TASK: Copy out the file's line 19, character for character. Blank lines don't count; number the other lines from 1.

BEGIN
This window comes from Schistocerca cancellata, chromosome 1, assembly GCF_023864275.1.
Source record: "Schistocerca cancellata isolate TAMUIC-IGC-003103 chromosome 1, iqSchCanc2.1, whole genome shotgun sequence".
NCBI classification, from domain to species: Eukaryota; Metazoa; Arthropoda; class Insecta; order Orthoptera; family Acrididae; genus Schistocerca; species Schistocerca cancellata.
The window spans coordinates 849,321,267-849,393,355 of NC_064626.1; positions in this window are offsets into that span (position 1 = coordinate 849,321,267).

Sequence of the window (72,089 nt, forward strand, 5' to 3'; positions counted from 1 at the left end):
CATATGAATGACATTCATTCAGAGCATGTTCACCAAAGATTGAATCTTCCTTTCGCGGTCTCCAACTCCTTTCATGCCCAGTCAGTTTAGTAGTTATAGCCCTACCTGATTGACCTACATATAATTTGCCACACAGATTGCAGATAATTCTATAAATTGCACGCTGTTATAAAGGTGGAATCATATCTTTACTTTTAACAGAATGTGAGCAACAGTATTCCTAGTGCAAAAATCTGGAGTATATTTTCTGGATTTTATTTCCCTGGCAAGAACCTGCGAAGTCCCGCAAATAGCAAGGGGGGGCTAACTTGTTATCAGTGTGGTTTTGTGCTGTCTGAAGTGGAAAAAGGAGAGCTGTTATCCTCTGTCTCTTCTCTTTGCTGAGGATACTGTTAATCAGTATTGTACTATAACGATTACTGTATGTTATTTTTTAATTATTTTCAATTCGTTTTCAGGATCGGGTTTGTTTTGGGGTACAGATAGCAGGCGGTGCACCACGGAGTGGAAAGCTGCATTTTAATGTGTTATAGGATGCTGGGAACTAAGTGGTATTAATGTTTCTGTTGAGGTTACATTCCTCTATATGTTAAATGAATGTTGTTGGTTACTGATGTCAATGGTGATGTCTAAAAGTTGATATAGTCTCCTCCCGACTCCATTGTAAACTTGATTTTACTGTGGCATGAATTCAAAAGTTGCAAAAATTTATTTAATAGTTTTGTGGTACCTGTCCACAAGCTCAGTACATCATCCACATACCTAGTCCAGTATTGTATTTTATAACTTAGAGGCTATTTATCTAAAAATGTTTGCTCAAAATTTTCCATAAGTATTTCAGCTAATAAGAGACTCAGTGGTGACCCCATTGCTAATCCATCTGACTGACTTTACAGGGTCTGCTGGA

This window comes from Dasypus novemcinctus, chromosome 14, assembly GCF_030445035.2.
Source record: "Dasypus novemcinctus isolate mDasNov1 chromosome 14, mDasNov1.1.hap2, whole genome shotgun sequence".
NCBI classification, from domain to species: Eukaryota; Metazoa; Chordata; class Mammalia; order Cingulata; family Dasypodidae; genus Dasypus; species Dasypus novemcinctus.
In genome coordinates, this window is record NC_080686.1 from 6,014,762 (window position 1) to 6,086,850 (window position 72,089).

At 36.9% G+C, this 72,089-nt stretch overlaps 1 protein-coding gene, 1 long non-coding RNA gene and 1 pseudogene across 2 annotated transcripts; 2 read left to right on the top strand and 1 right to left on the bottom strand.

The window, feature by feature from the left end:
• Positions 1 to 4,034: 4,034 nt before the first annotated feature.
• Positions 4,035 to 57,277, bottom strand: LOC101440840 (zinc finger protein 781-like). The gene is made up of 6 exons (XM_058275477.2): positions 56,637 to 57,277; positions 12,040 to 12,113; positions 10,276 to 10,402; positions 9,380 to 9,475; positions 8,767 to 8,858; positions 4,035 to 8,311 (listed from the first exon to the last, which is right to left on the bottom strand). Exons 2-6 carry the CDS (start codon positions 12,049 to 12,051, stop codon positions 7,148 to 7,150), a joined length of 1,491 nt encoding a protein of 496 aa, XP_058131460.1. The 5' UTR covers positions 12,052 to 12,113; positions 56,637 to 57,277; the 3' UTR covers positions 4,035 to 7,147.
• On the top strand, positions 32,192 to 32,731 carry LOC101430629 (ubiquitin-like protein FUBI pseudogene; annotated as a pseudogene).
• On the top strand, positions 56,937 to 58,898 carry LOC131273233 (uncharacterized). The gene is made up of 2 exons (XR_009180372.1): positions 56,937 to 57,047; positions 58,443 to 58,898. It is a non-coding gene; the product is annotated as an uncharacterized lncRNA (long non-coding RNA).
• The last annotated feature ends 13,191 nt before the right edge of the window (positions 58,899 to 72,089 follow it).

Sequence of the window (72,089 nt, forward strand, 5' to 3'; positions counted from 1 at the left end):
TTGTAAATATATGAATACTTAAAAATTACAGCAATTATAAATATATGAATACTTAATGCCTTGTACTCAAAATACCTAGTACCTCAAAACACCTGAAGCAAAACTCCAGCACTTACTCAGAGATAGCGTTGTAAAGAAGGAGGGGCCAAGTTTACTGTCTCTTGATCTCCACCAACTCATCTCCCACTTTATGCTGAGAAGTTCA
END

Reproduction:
TTGTAAATATATGAATACTTAAAAATTACAGCAATTATAAATATATGAATACTTAATGCCTTGTACTCAAAATACCTAGTACCTCAAAACACCTGAAGCAAAACTCCAGCACTTACTCAGAGATAGCGTTGTAAAGAAGGAGGGGCCAAGTTTACTGTCTCTTGATCTCCACCAACTCATCTCCCACTTTATGCTGAGAAGTTCA